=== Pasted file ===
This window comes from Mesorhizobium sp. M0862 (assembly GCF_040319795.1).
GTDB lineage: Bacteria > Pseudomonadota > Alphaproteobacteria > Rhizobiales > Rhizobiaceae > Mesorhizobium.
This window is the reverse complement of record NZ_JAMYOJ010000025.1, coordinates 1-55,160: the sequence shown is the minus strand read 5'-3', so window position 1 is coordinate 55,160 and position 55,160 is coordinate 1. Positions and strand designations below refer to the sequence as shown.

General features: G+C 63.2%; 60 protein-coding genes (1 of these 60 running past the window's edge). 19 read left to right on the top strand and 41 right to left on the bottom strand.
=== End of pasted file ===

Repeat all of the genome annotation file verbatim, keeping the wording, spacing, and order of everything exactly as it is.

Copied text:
This window comes from Mesorhizobium sp. M0862 (assembly GCF_040319795.1).
GTDB lineage: Bacteria > Pseudomonadota > Alphaproteobacteria > Rhizobiales > Rhizobiaceae > Mesorhizobium.
This window is the reverse complement of record NZ_JAMYOJ010000025.1, coordinates 1-55,160: the sequence shown is the minus strand read 5'-3', so window position 1 is coordinate 55,160 and position 55,160 is coordinate 1. Positions and strand designations below refer to the sequence as shown.

General features: G+C 63.2%; 60 protein-coding genes (1 of these 60 running past the window's edge). 19 read left to right on the top strand and 41 right to left on the bottom strand.